Kool Kat of the Week: Drinking In The Graveyard: Lauren Staley Morrow of Whiskey Gentry Talks About Playing Tunes From the Tombs

Posted on: May 17th, 2012 By:

By James Kelly
Contributing Music Editor

For the last couple of years Cabbagetown’s Whiskey Gentry has been blazing a trail across the Deep South, gathering a massive number of rabid fans wherever they play. Their cranked up “Pogues go to old time Nashville” style is addicting and infectious, and their live shows are memorable parties. With one excellent album under their belts, the band is currently planning a three-night stint at Smith’s Olde Bar on July 12, 13 and 14 to record a live album. But before that we get the chance to hear them a few blocks from home at the second annual Tunes From The Tombs festival this weekend. The two-day event (Sat. May 19 and Sun. May 20) is a benefit for the Oakland Cemetery and features a ton of great local, regional and national acts on several stages throughout the amazing and historic cemetery. The music starts around 11 a.m. and lasts until dusk. Tickets are $10 each day, or $15 for both days.

With the Whiskey Gentry closing out the event Sunday night at 6 p.m., ATLRetro.com decided that  lovely and talented lead singer Lauren Staley Morrow would be  a mighty swell Kool Kat Of The Week! Following a busy weekend on the road, Miss Lauren was kind enough to answer a few questions for us.

ATLRetro: How did you first get involved in music, and when did you ultimately consider yourself a professional singer?

Music was always a big deal in my household as a child. None of my immediate family are musicians, but they are all avid fans. I got my first guitar for Christmas when I was 14 and started officially writing songs then. Unfortunately, I spent the next six years trying to hide the fact that I could sing from everyone. I was always so nervous that I would only play my music to a very select group of friends in my bedroom closet so my parents wouldn’t hear. I moved to England to study abroad when I was 20 years old and played my first open mic there. After that, I was hooked to performing live. I don’t do drugs or jump out of planes or anything like that, so I get my adrenaline rush from performing in front of people. Despite all that, I don’t know if I consider myself a professional singer just yet! I’ve always thought that once I was able to make a full-time living from music, then I would consider myself a professional. I’m not there just yet – but soon!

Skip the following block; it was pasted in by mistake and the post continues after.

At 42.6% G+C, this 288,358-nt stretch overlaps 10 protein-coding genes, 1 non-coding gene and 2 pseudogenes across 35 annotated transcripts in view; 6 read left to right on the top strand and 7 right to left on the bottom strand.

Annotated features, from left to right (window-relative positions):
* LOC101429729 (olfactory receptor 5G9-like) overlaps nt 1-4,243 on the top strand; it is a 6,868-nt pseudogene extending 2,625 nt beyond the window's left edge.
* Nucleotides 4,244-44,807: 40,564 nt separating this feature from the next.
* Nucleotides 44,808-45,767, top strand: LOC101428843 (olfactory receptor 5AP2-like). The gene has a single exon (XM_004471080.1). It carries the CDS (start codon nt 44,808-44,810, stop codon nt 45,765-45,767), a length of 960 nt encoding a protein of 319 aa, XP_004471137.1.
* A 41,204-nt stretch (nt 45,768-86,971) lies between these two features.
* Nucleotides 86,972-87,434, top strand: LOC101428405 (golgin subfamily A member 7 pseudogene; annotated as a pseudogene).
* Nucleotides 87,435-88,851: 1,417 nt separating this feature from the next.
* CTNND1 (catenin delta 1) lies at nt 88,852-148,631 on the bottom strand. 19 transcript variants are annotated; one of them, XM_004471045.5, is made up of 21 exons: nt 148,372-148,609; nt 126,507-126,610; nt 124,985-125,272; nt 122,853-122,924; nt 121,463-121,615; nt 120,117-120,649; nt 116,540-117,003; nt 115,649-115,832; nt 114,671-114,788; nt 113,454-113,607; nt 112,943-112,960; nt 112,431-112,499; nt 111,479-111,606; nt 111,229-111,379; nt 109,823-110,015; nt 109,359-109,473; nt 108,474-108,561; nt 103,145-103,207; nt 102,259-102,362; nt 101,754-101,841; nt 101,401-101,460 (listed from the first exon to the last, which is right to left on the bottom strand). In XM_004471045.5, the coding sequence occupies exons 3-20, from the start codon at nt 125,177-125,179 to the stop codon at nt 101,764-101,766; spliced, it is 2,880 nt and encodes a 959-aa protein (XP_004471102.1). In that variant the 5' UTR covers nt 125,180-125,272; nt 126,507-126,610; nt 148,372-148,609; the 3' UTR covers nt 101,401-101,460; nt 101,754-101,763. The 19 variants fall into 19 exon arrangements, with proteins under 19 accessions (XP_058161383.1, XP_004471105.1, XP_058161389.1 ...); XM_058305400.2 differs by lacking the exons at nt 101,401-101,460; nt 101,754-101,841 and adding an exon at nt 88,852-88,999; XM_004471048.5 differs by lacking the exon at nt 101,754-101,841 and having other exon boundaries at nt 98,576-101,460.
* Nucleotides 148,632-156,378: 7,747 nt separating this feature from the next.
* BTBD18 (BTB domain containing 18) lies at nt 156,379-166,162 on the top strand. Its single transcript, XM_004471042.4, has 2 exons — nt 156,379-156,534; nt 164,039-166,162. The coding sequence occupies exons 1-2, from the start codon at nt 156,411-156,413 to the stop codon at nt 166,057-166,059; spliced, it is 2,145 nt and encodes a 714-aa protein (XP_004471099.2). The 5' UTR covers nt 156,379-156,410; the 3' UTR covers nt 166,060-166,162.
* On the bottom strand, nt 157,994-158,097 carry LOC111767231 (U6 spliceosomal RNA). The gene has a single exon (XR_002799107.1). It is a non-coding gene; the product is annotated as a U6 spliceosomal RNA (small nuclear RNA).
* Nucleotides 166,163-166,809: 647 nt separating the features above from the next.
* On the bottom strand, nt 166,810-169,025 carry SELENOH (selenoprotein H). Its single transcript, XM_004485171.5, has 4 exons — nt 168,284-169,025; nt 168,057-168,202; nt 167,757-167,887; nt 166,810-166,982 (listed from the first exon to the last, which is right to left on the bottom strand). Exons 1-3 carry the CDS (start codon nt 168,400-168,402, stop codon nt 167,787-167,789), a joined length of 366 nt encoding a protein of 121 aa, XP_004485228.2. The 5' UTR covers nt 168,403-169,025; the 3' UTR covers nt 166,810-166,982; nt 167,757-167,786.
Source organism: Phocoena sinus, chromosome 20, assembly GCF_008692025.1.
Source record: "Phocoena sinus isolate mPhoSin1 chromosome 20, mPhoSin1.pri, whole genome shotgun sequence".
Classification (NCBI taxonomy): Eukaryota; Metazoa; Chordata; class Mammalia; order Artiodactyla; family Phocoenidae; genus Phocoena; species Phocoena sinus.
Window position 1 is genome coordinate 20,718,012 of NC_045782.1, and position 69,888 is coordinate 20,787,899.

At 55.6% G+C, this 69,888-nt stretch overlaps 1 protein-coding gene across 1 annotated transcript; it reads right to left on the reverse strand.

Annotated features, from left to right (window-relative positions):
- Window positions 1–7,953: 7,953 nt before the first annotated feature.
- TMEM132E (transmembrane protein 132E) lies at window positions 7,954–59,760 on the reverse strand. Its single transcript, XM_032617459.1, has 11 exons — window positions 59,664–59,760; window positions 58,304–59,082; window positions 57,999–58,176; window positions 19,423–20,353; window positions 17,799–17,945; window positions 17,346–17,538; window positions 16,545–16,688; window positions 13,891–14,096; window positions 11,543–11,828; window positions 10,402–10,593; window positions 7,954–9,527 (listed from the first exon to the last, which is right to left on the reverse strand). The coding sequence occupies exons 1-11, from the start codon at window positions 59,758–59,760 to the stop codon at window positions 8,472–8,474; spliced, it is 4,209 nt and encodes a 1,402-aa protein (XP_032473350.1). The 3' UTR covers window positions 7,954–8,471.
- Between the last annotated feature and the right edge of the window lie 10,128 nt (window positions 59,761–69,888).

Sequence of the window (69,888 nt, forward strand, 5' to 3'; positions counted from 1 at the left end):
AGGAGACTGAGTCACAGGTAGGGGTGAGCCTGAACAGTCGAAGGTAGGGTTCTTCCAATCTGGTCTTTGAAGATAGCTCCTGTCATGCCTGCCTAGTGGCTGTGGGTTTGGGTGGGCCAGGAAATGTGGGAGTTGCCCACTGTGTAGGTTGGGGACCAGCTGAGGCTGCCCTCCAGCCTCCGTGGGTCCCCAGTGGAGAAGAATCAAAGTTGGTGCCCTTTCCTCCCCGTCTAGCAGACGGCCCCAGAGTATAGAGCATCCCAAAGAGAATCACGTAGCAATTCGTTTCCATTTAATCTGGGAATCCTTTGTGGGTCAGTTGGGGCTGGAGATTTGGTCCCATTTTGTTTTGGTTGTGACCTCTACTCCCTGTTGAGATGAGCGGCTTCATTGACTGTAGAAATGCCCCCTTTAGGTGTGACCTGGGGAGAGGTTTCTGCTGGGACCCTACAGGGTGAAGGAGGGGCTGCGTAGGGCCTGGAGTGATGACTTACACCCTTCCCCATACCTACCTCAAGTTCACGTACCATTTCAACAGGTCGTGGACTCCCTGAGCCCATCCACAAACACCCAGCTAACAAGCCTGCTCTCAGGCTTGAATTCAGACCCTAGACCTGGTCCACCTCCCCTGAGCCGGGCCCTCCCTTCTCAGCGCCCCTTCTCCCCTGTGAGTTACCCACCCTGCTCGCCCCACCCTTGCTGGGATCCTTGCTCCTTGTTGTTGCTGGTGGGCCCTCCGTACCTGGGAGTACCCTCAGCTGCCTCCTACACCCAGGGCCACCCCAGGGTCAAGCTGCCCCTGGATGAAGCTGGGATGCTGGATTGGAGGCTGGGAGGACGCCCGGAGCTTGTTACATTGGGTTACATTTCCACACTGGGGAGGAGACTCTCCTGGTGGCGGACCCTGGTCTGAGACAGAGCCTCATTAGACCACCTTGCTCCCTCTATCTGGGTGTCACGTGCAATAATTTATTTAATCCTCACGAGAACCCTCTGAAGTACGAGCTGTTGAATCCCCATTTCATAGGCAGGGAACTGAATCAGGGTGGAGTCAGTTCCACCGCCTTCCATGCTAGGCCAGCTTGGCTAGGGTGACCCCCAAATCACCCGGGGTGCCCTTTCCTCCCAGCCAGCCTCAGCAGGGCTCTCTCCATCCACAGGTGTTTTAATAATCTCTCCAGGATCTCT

Photo courtesy of The Whiskey Gentry.

Who are some of your most important musical influences, and why do you consider them so essential?

Gosh, my musical influences are all over the place and keep evolving through the years. U2 is my favorite band of all time, and I loved Britpop when I was in high school. When I moved to England, I was so homesick for the South that I started listening to a lot of alt-country, Americana, and old country. I also started reading a lot of Southern folk literature and listening to Child Ballads (written tunes that influenced old-time and Appalachian music). That was really when I felt my Southern roots started working their way into my songwriting.

What do you think brought about the vast difference between the type of country music you play, and what is heard on commercial radio?

Currently, I think there is a great divide between those of us who want to honor a more traditional type of country music versus the amount of that which is played on commercial radio. Thankfully, I feel like people are ready to embrace country acts that aren’t so commercial but have the ability to cross over into the mainstream without losing their integrity. I was very encouraged to see acts like The Civil Wars, Avett Brothers, Mumford & Sons rise to success this past year. Even the Zac Brown Band, who is very successful in commercial country markets, stay true their sound without writing about “honky-tonk badonkadonks” and “red solo cups.” I think that’s an encouraging sign for those of us who want to honor the country genre that’s inspired us without looking like a bunch of hacks trying to make a dollar on CMT.

Please tell us a bit about the members of the Whiskey Gentry, and how you found them. Why do you think this lineup “clicks” so well?